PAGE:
"* * * it is contended in support of the appeal that the declarations of the workmen, made while the fire was in progress, to the effect that it was caused by their carelessness, were not admissible to charge their employers with liability for the consequences of it. We think this contention is sufficiently answered by the decisions of this court in Hanover Railroad Co. v. Coyle, 55 Pa. 396; Tompkins v. Saltmarsh, 14 S. & R. 275; Elkins v. McKean, 79 Pa. 493, and Penna. Railroad Co. v. Lyons, 129 Pa. 113, 18 A. 759. We accordingly overrule the first, second, and third specifications of error. * * *"
Similarly, in Patterson v. Baltimore & O.R. Co., 133 Md. 276, 105 A. 159 (1918), plaintiff offered testimony of a witness of statements made by defendant's employees during the height of a fire as to its cause. The court said (105 A. at 160-161):
"* * * In every aspect they were within the requirements of the rule for the admission of declarations forming part of the res gestae. * * *"
Both of those cases turned simply on the fact that the statements were made while the fire was in progress. Here, we have more. We have definite evidence of the condition of the declarants as being "upset," "very upset" and "excited." This, coupled with the fact that the "progressive event," the fire, was still raging convinces us that the statements were properly admitted.
Defendants argue, that, in effect, we permitted the jury to pass on the admissibility of the statements and that this was error. If our instruction had the effect which defendants attach to it, we agree that it was improper. Wigmore, Vol. IX, § 2550 (3d ed.). However, it is at least arguable that the purport of the instructions was simply that it was for the jury to determine the weight to be given to that evidence. In any event, since we have determined that the statements were admissible, under defendants' construction of our charge, they received more than they were entitled to. Any error was harmless.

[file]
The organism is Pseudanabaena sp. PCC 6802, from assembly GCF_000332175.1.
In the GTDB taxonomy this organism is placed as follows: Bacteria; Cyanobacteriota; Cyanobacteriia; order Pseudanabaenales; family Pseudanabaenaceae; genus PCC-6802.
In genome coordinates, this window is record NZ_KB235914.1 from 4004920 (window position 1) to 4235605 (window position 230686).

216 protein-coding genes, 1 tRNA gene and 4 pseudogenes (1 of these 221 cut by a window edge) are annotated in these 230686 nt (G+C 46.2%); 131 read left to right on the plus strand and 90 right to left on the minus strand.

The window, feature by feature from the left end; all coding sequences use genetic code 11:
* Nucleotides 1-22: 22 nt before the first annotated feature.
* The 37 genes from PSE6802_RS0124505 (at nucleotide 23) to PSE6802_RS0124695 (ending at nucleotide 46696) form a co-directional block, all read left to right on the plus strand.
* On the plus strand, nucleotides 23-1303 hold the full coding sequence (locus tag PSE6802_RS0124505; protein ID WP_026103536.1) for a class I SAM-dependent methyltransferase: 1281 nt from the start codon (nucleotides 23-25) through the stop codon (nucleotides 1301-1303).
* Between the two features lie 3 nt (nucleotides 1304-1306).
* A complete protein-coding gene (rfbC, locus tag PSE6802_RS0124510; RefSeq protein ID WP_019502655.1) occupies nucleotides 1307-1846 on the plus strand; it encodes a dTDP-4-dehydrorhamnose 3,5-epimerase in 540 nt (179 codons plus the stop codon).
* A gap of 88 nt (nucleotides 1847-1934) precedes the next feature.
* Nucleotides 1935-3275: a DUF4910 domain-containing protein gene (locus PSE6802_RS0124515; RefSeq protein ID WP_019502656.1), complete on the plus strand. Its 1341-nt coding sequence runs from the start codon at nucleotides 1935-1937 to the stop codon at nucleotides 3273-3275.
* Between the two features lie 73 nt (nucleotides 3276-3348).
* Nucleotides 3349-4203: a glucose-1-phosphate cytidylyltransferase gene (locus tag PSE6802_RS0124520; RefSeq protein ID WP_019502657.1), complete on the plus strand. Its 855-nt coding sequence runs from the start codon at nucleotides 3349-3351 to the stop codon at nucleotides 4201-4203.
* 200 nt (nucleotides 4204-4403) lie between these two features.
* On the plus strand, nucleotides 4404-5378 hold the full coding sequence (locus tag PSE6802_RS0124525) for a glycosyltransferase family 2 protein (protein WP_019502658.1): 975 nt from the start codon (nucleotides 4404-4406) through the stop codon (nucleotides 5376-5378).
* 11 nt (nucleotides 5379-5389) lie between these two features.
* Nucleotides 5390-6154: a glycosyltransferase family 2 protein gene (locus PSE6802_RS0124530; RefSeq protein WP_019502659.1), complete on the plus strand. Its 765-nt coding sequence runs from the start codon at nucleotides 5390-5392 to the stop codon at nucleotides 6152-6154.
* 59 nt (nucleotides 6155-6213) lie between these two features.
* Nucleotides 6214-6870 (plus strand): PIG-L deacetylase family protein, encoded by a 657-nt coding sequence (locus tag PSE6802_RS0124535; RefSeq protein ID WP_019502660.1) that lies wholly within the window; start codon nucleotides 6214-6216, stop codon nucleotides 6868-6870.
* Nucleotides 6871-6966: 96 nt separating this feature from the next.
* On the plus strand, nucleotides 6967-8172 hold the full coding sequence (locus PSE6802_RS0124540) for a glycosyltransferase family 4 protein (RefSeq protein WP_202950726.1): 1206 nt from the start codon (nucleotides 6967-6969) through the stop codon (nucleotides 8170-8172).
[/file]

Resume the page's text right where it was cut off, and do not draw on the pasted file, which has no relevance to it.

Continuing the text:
b. The use of P-1
As mentioned above, Lt. Short testified to the statements made by Steinard and McElwee as to the cause of the fire. Fire Marshal William Connolly, called by defendants, testified that he remembered that McElwee had mentioned that the fire could have been caused by a backfire of the forklift. Connolly stated that when he reviewed the report prepared by Short (P-1), he found it made no mention of backfire and that he questioned Short about this. Plaintiffs were permitted to cross-examine Connolly on the contents of P-1, which he had approved and which contained no reference to a backfire. We permitted no reference to the conclusions of Lt. Short contained in the report, but permitted the cross-examination solely to show that, in the nature of a prior inconsistent statement, contrary to his testimony here that another possible cause of the fire had been mentioned, he approved an official report which contained no mention of that other cause. We think this was proper impeachment evidence.